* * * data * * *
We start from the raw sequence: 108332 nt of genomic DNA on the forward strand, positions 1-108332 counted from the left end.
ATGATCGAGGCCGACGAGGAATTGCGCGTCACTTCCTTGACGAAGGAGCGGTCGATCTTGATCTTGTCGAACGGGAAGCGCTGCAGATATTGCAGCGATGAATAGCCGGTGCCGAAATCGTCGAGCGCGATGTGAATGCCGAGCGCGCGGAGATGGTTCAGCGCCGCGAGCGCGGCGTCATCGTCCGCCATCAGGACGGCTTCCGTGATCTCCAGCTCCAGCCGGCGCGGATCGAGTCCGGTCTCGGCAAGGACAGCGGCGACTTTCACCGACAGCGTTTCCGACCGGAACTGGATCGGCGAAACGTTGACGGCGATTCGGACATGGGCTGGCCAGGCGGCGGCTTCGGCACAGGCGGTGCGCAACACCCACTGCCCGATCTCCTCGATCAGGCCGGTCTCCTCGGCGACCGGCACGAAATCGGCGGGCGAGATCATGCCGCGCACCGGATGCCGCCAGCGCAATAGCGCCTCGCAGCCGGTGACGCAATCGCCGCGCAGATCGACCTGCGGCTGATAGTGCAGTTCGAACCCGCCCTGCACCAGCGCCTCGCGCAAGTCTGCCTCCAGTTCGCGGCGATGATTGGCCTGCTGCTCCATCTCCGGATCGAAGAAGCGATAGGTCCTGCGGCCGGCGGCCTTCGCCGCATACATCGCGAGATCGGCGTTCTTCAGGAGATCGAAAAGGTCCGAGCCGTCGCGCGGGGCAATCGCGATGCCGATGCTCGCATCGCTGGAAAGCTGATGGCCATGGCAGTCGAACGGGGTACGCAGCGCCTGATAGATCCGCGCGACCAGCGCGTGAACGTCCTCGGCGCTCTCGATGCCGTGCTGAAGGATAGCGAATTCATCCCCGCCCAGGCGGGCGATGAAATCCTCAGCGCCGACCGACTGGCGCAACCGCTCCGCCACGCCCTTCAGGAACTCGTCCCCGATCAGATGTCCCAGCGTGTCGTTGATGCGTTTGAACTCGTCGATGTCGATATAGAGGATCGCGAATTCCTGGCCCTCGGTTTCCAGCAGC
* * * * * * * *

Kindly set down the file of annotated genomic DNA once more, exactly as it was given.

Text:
We start from the raw sequence: 108332 nt of genomic DNA on the forward strand, positions 1-108332 counted from the left end.
ATGATCGAGGCCGACGAGGAATTGCGCGTCACTTCCTTGACGAAGGAGCGGTCGATCTTGATCTTGTCGAACGGGAAGCGCTGCAGATATTGCAGCGATGAATAGCCGGTGCCGAAATCGTCGAGCGCGATGTGAATGCCGAGCGCGCGGAGATGGTTCAGCGCCGCGAGCGCGGCGTCATCGTCCGCCATCAGGACGGCTTCCGTGATCTCCAGCTCCAGCCGGCGCGGATCGAGTCCGGTCTCGGCAAGGACAGCGGCGACTTTCACCGACAGCGTTTCCGACCGGAACTGGATCGGCGAAACGTTGACGGCGATTCGGACATGGGCTGGCCAGGCGGCGGCTTCGGCACAGGCGGTGCGCAACACCCACTGCCCGATCTCCTCGATCAGGCCGGTCTCCTCGGCGACCGGCACGAAATCGGCGGGCGAGATCATGCCGCGCACCGGATGCCGCCAGCGCAATAGCGCCTCGCAGCCGGTGACGCAATCGCCGCGCAGATCGACCTGCGGCTGATAGTGCAGTTCGAACCCGCCCTGCACCAGCGCCTCGCGCAAGTCTGCCTCCAGTTCGCGGCGATGATTGGCCTGCTGCTCCATCTCCGGATCGAAGAAGCGATAGGTCCTGCGGCCGGCGGCCTTCGCCGCATACATCGCGAGATCGGCGTTCTTCAGGAGATCGAAAAGGTCCGAGCCGTCGCGCGGGGCAATCGCGATGCCGATGCTCGCATCGCTGGAAAGCTGATGGCCATGGCAGTCGAACGGGGTACGCAGCGCCTGATAGATCCGCGCGACCAGCGCGTGAACGTCCTCGGCGCTCTCGATGCCGTGCTGAAGGATAGCGAATTCATCCCCGCCCAGGCGGGCGATGAAATCCTCAGCGCCGACCGACTGGCGCAACCGCTCCGCCACGCCCTTCAGGAACTCGTCCCCGATCAGATGTCCCAGCGTGTCGTTGATGCGTTTGAACTCGTCGATGTCGATATAGAGGATCGCGAATTCCTGGCCCTCGGTTTCCAGCAGC